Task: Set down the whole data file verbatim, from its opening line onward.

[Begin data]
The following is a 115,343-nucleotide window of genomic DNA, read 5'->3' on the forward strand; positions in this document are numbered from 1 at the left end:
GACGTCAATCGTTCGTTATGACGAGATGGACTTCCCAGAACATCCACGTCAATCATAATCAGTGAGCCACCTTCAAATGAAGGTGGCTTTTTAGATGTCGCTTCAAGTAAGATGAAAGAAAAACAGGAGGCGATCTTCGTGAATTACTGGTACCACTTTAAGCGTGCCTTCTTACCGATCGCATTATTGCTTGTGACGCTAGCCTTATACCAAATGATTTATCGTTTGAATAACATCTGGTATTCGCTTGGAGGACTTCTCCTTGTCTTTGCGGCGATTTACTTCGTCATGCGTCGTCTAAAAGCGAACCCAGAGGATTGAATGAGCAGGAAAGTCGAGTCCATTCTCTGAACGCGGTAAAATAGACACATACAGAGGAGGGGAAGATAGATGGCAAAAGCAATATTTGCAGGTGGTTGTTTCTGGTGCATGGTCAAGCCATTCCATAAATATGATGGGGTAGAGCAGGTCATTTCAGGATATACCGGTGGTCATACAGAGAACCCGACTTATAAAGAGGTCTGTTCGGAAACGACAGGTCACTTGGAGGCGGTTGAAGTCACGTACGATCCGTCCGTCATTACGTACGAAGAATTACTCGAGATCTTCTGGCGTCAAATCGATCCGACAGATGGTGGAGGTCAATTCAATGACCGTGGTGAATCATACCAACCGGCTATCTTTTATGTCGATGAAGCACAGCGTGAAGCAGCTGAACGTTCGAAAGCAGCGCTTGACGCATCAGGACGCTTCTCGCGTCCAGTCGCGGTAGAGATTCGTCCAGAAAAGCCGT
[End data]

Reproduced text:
The following is a 115,343-nucleotide window of genomic DNA, read 5'->3' on the forward strand; positions in this document are numbered from 1 at the left end:
GACGTCAATCGTTCGTTATGACGAGATGGACTTCCCAGAACATCCACGTCAATCATAATCAGTGAGCCACCTTCAAATGAAGGTGGCTTTTTAGATGTCGCTTCAAGTAAGATGAAAGAAAAACAGGAGGCGATCTTCGTGAATTACTGGTACCACTTTAAGCGTGCCTTCTTACCGATCGCATTATTGCTTGTGACGCTAGCCTTATACCAAATGATTTATCGTTTGAATAACATCTGGTATTCGCTTGGAGGACTTCTCCTTGTCTTTGCGGCGATTTACTTCGTCATGCGTCGTCTAAAAGCGAACCCAGAGGATTGAATGAGCAGGAAAGTCGAGTCCATTCTCTGAACGCGGTAAAATAGACACATACAGAGGAGGGGAAGATAGATGGCAAAAGCAATATTTGCAGGTGGTTGTTTCTGGTGCATGGTCAAGCCATTCCATAAATATGATGGGGTAGAGCAGGTCATTTCAGGATATACCGGTGGTCATACAGAGAACCCGACTTATAAAGAGGTCTGTTCGGAAACGACAGGTCACTTGGAGGCGGTTGAAGTCACGTACGATCCGTCCGTCATTACGTACGAAGAATTACTCGAGATCTTCTGGCGTCAAATCGATCCGACAGATGGTGGAGGTCAATTCAATGACCGTGGTGAATCATACCAACCGGCTATCTTTTATGTCGATGAAGCACAGCGTGAAGCAGCTGAACGTTCGAAAGCAGCGCTTGACGCATCAGGACGCTTCTCGCGTCCAGTCGCGGTAGAGATTCGTCCAGAAAAGCCGT